Monthly Archives: June 2009

Orpheus After the Descent in progress….

It’s amazing how quickly a painting can come together with just a few hours of painting. I’ve decided to walk away from After the Descent so that my eye can view it afresh, before I finish it.

I was so relieved to have found some pigs for my Circe painting a couple of weeks ago. Yesterday, I drove the 45 minutes to their location, hoping to take my photographs. The sun was high; the light was good. The pigs weren’t out though. I didn’t know what to do beyond wait a few minutes outside the pen. No one was home up at the house, so I didn’t know what I could do beyond that. Getting pictures of these pigs may be harder than I thought. Now that weather’s grown warm, they may spend all their time sleeping in their barn. It’s a little out of my way to run up there very often, so I may have to start working on something else next.

Here is an extract from a poem, The Heart, by Francis Thompson. I’ve known the last two lines in particular for years and used them as a chapter heading for the novel I’ve been working on.

Correlated Greatness

O nothing, in this corporal earth of man,
That to the imminent heaven of his high soul
Responds with colour and with shadow, can
Lack correlated greatness. If the scroll
Where thoughts lie fast in spell of hieroglyph
Be might through its mighty habitants;
If God be in His Name; grave potence if
The sounds unbind of hieratic chants;
All’s vast that vastness means. Nay, I affirm
Nature is whole in her least things exprest,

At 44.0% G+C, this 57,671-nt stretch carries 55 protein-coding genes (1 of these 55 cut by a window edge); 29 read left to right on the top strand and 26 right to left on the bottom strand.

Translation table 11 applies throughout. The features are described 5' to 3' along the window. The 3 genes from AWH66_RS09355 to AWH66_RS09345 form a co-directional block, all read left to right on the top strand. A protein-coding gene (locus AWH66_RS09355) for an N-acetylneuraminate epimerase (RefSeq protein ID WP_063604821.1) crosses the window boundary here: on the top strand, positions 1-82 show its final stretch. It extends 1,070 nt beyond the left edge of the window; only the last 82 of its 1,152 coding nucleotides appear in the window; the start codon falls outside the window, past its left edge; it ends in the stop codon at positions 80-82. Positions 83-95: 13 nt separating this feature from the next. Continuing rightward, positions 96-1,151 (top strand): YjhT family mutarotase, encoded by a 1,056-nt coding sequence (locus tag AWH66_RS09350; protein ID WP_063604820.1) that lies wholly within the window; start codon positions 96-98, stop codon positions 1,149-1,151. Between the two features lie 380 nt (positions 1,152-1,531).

Nor know we with what scope God builds the worm.
Our towns are copied fragments from our breast;
And all man’s Babylons strive but to impart
The grandeurs of his Babylonian heart.

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To a Dead Poet

My mom had surgery to replace her pacemaker this week, so I was with her rather than in my studio this week. Therefore, instead of a painting, I wrote a poem about my belief in resurrection.

To a Dead Poet

When I recall those ‘biding in the dust,
inheritors of their swaddled parents’ trust
in falsehood’s anodyne, when earth was old
but life was young, to them the Lie was told,
retold, passed-on, established as a creed,
“They would not die complete;” they would not bleed
their thoughts into the ground along with skull
and entrails, so it went, no mortal end annul
their disembodied Self’s escape. Did you
believe it so? Despite or perhaps in lieu,
you scrawled your heart’s estate in verse, your nous
in ink, inhered in this your life’s excuse,
and I have read your words, dear pilgrim fool.
You spoke to me through them. Lest ridicule
befall me for my expectation of
your reappearance in the flesh, my love,
I pledge that from within my grave I’ll wait
the waking of us both, to each, Heart’s Mate.